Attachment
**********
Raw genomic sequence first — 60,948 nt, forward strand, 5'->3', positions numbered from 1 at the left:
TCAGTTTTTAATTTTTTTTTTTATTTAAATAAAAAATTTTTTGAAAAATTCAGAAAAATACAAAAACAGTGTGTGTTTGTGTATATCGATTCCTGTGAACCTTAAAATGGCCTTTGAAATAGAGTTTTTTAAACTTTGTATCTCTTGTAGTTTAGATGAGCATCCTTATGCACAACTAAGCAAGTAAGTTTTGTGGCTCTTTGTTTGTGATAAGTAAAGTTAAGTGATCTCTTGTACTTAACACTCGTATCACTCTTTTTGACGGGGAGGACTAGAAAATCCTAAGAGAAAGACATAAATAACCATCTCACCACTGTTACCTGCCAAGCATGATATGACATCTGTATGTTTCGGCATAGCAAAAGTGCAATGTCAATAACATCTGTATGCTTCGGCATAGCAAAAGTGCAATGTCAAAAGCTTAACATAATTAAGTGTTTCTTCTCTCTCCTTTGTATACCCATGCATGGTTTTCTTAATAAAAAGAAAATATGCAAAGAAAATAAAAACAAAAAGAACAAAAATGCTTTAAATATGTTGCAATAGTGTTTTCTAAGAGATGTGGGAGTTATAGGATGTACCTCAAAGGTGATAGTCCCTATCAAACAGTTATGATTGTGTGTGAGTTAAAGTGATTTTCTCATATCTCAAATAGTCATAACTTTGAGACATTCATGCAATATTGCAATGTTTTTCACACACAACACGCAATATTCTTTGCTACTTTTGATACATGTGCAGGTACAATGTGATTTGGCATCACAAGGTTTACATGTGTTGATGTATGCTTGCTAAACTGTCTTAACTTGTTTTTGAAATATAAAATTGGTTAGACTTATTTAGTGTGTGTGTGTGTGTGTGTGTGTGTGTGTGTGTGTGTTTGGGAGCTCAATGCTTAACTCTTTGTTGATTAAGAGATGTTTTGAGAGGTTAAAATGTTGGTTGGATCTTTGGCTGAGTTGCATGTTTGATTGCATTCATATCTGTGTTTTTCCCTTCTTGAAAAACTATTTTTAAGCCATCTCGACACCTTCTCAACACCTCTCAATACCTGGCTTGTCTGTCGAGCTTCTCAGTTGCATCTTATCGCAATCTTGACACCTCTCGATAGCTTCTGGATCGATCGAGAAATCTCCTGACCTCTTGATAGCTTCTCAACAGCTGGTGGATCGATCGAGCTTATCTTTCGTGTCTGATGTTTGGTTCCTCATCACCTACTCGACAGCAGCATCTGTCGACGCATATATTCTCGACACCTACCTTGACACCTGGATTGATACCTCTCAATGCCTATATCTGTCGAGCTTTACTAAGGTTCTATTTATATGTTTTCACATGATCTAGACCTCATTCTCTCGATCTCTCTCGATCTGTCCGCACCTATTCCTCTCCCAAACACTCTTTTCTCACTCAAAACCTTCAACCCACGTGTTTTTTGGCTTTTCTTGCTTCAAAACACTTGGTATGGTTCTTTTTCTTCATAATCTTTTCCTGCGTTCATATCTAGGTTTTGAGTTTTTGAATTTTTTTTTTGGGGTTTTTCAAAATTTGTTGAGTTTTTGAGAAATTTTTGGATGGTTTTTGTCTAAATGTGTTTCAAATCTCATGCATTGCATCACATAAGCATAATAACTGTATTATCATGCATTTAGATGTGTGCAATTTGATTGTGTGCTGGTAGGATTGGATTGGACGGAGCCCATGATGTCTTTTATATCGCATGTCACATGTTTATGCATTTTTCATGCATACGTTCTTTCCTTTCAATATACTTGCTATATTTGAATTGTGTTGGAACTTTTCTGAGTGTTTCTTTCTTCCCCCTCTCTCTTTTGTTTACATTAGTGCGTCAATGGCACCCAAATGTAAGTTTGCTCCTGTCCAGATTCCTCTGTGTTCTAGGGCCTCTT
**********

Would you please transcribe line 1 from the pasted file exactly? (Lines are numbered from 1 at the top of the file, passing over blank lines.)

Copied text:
Raw genomic sequence first — 60,948 nt, forward strand, 5'->3', positions numbered from 1 at the left: